This thesis is concerned with the experiences of children who were formerly abducted and recruited into armed rebellion by the Lord’s resistance Army (LRA) in Northern Uganda. It discusses their experience of participating in peace building process and the challenges they face in the community. The thesis further highlight the role of a local NGO – Gulu Support the Children Organization (GUSCO) in resettling and reintegrating ex-child soldiers into community life backed by the fact that recently both local and international NGOs have increased and invested a lot of effort and resources in conflict zones to promote peace.
The theories that guided this study were the social studies of childhood and related perspectives that explain children’s experience in conflict. These are children’s agency and victimcy, resilience, lost generation, traditional and transitional justice theories. These theories have been explained in detail regarding how they help to analyze the perspectives and experience of children in armed conflict and peace building.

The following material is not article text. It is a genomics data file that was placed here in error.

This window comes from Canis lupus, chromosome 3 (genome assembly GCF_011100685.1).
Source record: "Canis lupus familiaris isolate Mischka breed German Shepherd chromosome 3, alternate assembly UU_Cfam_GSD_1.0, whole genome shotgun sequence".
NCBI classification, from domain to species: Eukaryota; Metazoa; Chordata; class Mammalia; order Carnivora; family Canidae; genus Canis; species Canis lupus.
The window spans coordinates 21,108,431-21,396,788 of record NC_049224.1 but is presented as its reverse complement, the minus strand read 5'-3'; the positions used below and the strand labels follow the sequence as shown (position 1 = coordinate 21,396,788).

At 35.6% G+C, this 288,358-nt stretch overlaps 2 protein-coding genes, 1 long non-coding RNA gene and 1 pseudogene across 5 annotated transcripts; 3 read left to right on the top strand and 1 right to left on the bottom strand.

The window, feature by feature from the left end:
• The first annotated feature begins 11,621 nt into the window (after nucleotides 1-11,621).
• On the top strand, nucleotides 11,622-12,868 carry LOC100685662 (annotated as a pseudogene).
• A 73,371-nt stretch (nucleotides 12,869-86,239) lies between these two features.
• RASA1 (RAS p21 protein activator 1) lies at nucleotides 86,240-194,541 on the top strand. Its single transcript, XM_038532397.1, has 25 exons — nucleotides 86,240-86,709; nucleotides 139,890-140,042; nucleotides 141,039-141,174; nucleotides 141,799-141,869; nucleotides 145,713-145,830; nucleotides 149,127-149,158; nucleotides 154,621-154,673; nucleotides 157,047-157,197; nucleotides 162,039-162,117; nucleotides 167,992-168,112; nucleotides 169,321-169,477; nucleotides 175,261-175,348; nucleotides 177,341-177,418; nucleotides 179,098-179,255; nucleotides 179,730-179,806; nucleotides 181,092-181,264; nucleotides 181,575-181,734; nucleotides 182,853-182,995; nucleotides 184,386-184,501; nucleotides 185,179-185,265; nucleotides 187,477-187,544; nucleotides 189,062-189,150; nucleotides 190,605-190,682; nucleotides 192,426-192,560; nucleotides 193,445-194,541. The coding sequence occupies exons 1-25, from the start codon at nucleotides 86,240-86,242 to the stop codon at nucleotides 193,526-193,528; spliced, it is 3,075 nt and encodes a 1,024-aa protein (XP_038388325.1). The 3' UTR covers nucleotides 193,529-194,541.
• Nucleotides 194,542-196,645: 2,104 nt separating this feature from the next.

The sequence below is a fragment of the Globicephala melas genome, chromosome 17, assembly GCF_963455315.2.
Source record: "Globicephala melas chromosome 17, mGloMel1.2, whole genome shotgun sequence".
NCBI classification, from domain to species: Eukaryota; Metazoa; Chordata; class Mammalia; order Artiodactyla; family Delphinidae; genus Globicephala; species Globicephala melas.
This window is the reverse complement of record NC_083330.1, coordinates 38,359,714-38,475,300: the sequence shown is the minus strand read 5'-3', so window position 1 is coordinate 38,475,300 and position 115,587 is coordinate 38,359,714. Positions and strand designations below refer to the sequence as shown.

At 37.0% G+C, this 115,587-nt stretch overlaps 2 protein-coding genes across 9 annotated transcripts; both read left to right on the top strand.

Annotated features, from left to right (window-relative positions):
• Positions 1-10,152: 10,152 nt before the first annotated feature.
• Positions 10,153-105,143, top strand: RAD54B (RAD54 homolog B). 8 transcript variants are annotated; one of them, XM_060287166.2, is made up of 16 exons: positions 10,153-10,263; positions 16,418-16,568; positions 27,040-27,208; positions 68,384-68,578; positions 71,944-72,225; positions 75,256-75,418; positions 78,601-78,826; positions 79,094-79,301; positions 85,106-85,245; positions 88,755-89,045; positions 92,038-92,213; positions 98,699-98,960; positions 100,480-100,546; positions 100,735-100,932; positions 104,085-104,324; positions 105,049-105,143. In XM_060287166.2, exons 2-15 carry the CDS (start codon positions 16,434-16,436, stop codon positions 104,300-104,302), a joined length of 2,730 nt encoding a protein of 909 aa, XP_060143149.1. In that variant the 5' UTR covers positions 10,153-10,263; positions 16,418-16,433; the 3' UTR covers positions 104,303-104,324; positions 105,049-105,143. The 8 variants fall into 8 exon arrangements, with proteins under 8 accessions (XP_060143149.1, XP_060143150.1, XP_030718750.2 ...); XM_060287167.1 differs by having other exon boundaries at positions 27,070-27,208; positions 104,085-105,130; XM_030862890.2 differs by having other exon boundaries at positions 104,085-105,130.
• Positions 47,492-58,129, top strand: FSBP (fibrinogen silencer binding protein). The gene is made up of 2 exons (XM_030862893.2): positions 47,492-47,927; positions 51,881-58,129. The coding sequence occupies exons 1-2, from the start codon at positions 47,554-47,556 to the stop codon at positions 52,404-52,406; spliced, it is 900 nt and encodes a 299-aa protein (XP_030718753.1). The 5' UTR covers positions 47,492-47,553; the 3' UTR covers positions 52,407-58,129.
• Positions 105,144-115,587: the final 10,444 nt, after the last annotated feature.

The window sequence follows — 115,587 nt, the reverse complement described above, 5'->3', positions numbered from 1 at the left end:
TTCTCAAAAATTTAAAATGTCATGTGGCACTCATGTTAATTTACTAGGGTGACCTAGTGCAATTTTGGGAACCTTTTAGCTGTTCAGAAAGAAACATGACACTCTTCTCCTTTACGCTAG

The study is a qualitative one, and several methods were used in the process of data collection such as individual interviews, focus group discussion, and observation and field notes taking. The informants in this study were mainly ex-child soldiers who attended GUSCO and they were 15 in number with 6 girls and 9 boys.
The findings of the research revealed that initially children take part in war, and negotiate their ways out of it, while contributing immensely in peace-building process and the task of integration into society. Although children in the context of war are seen as mere victims, this research highlights the complex and dynamic ways in which they negotiate agency and actively contribute to the peace building process and reintegration activity underway in the region. In their involvement in the GUSCO, they get several support such as immediate psychosocial support, material basic needs and medical care, vocational training as well as family tracing. The children face challenges such as health problems, marginalization and stigma by community members, corruption where the services intended for them are diverted, inability to locate family members and poor counseling services at both school and local levels. The study goes further to show that the efforts to represent and assist children who come of age in war-torn communities like one I studied cannot or should not take place without understanding the wider economic, geo-political and cultural context that help to enhance or constrain the peace building process.